HD: Have you been in Detroit throughout the [Covid-19] pandemic?
APKJ: Yes, I have.
HD:What has this year been like for you, with the pandemic, protests, etc.?
APKJ: In regards to the pandemic: it is a sign of our coming future. The pandemic did not spring up instantaneously in 2020. Events that we have put in place in the last decades — no, last centuries — allowed this to develop. What we must realize is that this is maybe as good as it gets, as bad is it is. We do not have a rosy future based on what we humans have done to the environment, and that we continue to do. That is the big thing about the pandemic.
The social unrest that was demonstrated, I think, partially — the pandemic had so many people with free time. They didn’t have a job that was pulling the curtains over their eyes, so they [could] pay attention every day. They are finding that they are basically in the same ship as black people are — they are being abused, being used by the system, and being cast aside.
“Die for the system” is what they told you. People realize it. “The system ain’t dying for me, why should I die for the system?” And so they want to see a change, so this mobilization allowed the masses to develop and cultivate a culture of their own, not one handed down to them by a tiny minority.
HD: Has 2020 (socially distancing; closures) changed the day-to-day aspects of your life?
APKJ: It’s very different. I usually travel and am visiting universities for workshops once a month. With Covid, all that went away. In some respects I’m enjoying the lack of travel. It affords me time to do what I should have been doing. I mean, it wasn’t a serious loss — just filing papers and the like.
HD: How many hours do you spend printing a day?
APKJ: Actively printing? I’m not sure. But I spend at least nine hours a day in the print shop with upkeep and design. It’s a lot of pulling open cases, trying out types. The shop is about two miles away from [where I live.] It’s actually a storage location. I would say 60% of my equipment and supplies are boxed up because I did not plan to be there as long as I have been there. But next year I’m moving to where my “forever” shop will be — four blocks from where I live!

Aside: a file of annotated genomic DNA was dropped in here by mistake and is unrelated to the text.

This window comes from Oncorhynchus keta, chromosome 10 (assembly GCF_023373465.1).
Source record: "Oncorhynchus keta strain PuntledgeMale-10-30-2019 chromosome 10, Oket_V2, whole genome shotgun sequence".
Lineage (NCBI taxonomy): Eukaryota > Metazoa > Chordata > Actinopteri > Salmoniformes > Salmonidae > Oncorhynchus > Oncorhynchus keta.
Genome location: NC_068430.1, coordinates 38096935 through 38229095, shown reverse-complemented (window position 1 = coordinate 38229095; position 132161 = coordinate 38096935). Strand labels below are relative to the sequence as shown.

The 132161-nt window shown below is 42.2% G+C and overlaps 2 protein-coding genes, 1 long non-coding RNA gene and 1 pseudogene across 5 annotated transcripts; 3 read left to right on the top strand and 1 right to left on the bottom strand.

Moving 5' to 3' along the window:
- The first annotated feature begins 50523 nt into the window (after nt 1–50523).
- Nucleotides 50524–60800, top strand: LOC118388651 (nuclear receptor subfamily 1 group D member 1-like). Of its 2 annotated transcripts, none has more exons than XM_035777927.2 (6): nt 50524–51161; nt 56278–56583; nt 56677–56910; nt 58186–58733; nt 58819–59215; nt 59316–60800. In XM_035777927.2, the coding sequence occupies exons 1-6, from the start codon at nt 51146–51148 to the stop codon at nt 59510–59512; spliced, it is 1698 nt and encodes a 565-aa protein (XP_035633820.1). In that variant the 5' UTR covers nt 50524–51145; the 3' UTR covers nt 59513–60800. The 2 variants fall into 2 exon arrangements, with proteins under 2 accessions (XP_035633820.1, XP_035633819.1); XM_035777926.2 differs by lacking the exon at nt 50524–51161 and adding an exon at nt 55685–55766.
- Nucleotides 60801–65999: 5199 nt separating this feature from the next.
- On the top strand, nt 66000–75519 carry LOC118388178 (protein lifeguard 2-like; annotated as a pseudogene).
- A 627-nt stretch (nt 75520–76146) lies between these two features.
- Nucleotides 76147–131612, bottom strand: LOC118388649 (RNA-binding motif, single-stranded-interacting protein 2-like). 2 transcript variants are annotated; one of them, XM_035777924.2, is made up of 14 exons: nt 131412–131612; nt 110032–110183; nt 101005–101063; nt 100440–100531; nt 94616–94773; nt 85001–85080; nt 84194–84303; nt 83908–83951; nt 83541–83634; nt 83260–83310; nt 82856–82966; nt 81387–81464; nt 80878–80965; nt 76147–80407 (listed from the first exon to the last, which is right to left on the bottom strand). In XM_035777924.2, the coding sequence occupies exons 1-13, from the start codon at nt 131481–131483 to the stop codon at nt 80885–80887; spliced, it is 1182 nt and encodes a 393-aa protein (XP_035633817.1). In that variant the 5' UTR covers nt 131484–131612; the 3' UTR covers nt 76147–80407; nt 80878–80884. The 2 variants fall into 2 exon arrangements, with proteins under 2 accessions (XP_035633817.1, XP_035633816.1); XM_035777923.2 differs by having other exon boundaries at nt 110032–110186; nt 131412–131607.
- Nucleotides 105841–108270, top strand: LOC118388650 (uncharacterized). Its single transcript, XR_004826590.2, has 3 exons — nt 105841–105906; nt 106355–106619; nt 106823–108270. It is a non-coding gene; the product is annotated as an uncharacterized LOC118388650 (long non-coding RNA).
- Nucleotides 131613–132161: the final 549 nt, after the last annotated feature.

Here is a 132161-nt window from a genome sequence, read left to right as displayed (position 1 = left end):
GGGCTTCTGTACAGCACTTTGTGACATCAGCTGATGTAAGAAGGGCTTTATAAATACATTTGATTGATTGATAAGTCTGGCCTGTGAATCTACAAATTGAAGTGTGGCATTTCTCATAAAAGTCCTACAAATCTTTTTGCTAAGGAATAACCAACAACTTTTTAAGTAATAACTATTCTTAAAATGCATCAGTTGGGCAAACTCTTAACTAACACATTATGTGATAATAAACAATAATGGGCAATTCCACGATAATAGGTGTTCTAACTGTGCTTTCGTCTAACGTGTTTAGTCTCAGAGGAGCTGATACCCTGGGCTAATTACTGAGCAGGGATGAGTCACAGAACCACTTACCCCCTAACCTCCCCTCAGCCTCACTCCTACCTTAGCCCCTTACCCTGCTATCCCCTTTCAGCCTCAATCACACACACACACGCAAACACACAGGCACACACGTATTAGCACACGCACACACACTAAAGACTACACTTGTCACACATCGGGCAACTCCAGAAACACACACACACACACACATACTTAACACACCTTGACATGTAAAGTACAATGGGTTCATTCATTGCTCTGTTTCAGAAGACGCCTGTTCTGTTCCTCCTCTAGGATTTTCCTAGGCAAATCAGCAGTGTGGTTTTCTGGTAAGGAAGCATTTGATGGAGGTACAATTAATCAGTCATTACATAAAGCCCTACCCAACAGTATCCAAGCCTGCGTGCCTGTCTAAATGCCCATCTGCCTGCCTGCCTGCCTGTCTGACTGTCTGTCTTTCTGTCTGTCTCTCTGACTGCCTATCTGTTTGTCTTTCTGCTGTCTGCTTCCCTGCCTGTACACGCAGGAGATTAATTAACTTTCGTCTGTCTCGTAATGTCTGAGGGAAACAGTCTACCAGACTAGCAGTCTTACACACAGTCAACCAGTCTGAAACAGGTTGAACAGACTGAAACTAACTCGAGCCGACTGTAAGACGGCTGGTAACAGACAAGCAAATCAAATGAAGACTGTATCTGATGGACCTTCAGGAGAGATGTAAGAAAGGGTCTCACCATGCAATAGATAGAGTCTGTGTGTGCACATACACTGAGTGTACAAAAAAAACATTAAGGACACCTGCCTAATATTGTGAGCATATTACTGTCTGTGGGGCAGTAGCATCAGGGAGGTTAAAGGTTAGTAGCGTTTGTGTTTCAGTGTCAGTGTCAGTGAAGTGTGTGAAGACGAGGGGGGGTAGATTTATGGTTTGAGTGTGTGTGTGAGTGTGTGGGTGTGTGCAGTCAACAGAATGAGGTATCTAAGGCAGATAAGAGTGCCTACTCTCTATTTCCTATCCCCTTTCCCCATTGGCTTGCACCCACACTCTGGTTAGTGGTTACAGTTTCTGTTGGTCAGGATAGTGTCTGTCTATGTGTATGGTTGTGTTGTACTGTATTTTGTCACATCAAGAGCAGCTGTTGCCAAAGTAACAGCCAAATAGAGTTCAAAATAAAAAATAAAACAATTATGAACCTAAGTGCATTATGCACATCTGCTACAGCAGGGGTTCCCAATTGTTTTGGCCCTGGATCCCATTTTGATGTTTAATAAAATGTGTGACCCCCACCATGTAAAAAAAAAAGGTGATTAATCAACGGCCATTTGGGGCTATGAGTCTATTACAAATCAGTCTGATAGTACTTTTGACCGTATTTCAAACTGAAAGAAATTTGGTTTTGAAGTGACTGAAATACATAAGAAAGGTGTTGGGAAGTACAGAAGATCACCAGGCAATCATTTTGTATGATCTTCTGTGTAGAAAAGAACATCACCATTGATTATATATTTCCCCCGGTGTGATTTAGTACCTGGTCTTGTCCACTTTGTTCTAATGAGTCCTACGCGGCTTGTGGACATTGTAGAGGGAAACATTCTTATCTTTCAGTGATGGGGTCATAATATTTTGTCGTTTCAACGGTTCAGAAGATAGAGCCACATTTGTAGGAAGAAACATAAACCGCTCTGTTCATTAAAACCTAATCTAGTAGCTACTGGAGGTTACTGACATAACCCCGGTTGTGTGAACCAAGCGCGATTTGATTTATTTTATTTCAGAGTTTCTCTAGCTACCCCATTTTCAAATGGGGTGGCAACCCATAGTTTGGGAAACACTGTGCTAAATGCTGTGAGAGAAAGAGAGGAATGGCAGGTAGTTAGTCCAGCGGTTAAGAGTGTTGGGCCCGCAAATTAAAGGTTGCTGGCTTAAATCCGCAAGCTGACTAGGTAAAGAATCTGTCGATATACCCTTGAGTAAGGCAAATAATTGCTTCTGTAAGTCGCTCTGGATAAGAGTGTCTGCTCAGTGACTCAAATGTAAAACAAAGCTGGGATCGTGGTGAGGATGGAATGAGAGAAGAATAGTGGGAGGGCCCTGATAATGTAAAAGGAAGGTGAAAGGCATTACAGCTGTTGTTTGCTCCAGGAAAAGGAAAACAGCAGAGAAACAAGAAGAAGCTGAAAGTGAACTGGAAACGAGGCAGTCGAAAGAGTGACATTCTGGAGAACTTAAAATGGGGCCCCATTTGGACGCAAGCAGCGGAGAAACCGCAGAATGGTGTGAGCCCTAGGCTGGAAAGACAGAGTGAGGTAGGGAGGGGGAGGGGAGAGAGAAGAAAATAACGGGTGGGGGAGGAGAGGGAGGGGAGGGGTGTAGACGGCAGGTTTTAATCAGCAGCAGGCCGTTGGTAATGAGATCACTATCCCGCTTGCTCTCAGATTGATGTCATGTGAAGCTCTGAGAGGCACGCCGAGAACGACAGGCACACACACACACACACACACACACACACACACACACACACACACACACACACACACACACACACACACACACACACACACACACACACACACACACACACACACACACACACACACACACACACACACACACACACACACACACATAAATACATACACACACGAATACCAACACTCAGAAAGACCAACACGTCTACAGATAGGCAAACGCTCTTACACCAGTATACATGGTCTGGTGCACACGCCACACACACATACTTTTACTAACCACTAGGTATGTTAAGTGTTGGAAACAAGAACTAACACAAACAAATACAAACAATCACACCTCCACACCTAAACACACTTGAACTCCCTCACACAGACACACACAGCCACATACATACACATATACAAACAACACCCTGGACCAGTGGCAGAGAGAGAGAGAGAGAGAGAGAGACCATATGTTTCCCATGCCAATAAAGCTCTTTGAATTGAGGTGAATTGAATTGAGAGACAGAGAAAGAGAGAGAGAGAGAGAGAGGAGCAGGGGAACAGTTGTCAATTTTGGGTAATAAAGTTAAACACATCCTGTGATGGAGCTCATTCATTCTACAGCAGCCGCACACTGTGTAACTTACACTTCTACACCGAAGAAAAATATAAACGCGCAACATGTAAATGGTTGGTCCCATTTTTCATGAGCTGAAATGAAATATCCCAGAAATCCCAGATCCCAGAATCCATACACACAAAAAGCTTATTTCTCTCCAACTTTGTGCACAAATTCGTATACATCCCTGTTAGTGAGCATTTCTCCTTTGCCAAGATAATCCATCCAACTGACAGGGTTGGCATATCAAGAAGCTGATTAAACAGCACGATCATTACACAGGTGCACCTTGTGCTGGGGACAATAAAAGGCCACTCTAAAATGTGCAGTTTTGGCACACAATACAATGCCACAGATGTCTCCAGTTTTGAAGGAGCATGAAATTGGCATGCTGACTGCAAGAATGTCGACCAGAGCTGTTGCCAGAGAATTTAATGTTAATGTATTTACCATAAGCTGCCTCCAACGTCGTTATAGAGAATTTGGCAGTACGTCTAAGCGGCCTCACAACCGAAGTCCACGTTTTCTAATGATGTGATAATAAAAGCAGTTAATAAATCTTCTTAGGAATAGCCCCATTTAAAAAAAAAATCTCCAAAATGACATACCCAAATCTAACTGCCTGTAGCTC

HD: Is Detroit your forever home, then?
APKJ: Yes, plan to die here… .The space, inexpensiveness, drew me here, as well as the fact there is a hub airport. You can fly anywhere without having to change planes five or six times. It’s within 12 hours from most of the East Coast, as well as Nashville, or a little shy of St. Louis. For a location east of the Mississippi you can come in contact with a lot of cities. Everybody has to die someplace. I’m just choosing the place where I die.
HD: What is on the horizon for you?
APKJ: I’m very excited about the new space, my forever shop. I’m hopefully moving in June of 2021. Then I get to finally unbox the stuff I’ve got in storage.
HD: What would you want to say to artists just starting out, or young people in general?
APKJ: What are their interests? People need to realize that paramount in their life is that they find what makes them happy. We are taught that is not necessarily the best course of action to take. I believe that if you pursue something you absolutely enjoy that you will find you have a contentment, a peace in your life. You may not own the fanciest house, a car — those things won’t make a difference then. Society says they do. What is important to you, you will have. Instead, strive for a calmness, a peace in your life… . Every day try to be more human, and less of a consumer.
Make stuff every day. Keep your expectations low! Expectations have a tendency to kill you. It ruins the process. Put ink on paper — which is a low bar. If I do that, I get a sense of accomplishment. It helps me lose my frustration or feeling of incompetence. If I intend to make the most beautiful book, [I will fail.] If my intent is to simply put ink on paper, a beautiful book will come. You are raised to have high expectations. Do it because you like to do it.
I really like to print, so everything else is just icing on the cake.